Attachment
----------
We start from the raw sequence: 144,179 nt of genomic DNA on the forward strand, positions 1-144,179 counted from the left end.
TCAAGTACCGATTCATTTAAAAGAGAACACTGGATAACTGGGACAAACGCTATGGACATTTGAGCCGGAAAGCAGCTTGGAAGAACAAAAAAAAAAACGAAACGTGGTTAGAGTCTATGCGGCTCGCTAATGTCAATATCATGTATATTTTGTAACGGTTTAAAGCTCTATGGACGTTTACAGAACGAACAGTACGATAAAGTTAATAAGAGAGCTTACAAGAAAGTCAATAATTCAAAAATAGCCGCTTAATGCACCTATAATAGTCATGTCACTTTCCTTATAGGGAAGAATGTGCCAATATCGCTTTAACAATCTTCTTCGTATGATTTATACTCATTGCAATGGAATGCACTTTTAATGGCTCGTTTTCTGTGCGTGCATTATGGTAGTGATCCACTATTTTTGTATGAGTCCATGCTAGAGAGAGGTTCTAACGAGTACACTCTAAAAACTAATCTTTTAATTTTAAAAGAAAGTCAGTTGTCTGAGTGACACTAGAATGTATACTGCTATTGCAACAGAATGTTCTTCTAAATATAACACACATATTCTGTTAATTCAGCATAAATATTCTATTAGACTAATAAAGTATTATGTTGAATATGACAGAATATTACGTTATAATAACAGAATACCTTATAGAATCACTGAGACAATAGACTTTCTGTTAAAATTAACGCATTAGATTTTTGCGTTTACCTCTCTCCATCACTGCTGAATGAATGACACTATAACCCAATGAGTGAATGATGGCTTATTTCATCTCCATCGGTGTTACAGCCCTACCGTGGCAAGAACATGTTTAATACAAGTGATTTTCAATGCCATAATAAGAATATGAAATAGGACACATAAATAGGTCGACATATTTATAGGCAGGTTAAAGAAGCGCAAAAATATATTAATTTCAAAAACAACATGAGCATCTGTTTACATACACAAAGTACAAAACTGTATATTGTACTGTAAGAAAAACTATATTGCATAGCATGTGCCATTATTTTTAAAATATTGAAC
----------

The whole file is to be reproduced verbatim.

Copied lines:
We start from the raw sequence: 144,179 nt of genomic DNA on the forward strand, positions 1-144,179 counted from the left end.
TCAAGTACCGATTCATTTAAAAGAGAACACTGGATAACTGGGACAAACGCTATGGACATTTGAGCCGGAAAGCAGCTTGGAAGAACAAAAAAAAAAACGAAACGTGGTTAGAGTCTATGCGGCTCGCTAATGTCAATATCATGTATATTTTGTAACGGTTTAAAGCTCTATGGACGTTTACAGAACGAACAGTACGATAAAGTTAATAAGAGAGCTTACAAGAAAGTCAATAATTCAAAAATAGCCGCTTAATGCACCTATAATAGTCATGTCACTTTCCTTATAGGGAAGAATGTGCCAATATCGCTTTAACAATCTTCTTCGTATGATTTATACTCATTGCAATGGAATGCACTTTTAATGGCTCGTTTTCTGTGCGTGCATTATGGTAGTGATCCACTATTTTTGTATGAGTCCATGCTAGAGAGAGGTTCTAACGAGTACACTCTAAAAACTAATCTTTTAATTTTAAAAGAAAGTCAGTTGTCTGAGTGACACTAGAATGTATACTGCTATTGCAACAGAATGTTCTTCTAAATATAACACACATATTCTGTTAATTCAGCATAAATATTCTATTAGACTAATAAAGTATTATGTTGAATATGACAGAATATTACGTTATAATAACAGAATACCTTATAGAATCACTGAGACAATAGACTTTCTGTTAAAATTAACGCATTAGATTTTTGCGTTTACCTCTCTCCATCACTGCTGAATGAATGACACTATAACCCAATGAGTGAATGATGGCTTATTTCATCTCCATCGGTGTTACAGCCCTACCGTGGCAAGAACATGTTTAATACAAGTGATTTTCAATGCCATAATAAGAATATGAAATAGGACACATAAATAGGTCGACATATTTATAGGCAGGTTAAAGAAGCGCAAAAATATATTAATTTCAAAAACAACATGAGCATCTGTTTACATACACAAAGTACAAAACTGTATATTGTACTGTAAGAAAAACTATATTGCATAGCATGTGCCATTATTTTTAAAATATTGAAC